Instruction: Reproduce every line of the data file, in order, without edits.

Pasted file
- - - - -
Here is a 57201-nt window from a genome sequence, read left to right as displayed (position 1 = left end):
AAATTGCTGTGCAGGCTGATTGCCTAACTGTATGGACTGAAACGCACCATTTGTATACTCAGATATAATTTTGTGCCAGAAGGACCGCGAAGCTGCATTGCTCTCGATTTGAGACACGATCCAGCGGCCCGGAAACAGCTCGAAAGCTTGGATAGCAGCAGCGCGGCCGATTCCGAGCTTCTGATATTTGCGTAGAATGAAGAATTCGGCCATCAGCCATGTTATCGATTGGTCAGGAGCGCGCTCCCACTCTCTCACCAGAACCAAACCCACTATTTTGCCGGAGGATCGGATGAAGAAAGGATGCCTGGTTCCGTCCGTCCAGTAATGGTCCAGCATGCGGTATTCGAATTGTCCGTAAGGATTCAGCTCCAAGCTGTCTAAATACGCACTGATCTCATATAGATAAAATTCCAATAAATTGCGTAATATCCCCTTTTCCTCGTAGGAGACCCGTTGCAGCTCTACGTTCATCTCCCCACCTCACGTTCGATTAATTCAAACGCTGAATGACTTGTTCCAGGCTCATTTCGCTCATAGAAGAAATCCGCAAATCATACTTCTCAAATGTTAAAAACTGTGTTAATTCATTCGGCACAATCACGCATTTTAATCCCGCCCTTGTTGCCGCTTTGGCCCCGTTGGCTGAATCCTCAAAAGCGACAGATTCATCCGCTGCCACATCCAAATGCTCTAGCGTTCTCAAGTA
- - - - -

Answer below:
Here is a 57201-nt window from a genome sequence, read left to right as displayed (position 1 = left end):
AAATTGCTGTGCAGGCTGATTGCCTAACTGTATGGACTGAAACGCACCATTTGTATACTCAGATATAATTTTGTGCCAGAAGGACCGCGAAGCTGCATTGCTCTCGATTTGAGACACGATCCAGCGGCCCGGAAACAGCTCGAAAGCTTGGATAGCAGCAGCGCGGCCGATTCCGAGCTTCTGATATTTGCGTAGAATGAAGAATTCGGCCATCAGCCATGTTATCGATTGGTCAGGAGCGCGCTCCCACTCTCTCACCAGAACCAAACCCACTATTTTGCCGGAGGATCGGATGAAGAAAGGATGCCTGGTTCCGTCCGTCCAGTAATGGTCCAGCATGCGGTATTCGAATTGTCCGTAAGGATTCAGCTCCAAGCTGTCTAAATACGCACTGATCTCATATAGATAAAATTCCAATAAATTGCGTAATATCCCCTTTTCCTCGTAGGAGACCCGTTGCAGCTCTACGTTCATCTCCCCACCTCACGTTCGATTAATTCAAACGCTGAATGACTTGTTCCAGGCTCATTTCGCTCATAGAAGAAATCCGCAAATCATACTTCTCAAATGTTAAAAACTGTGTTAATTCATTCGGCACAATCACGCATTTTAATCCCGCCCTTGTTGCCGCTTTGGCCCCGTTGGCTGAATCCTCAAAAGCGACAGATTCATCCGCTGCCACATCCAAATGCTCTAGCGTTCTCAAGTA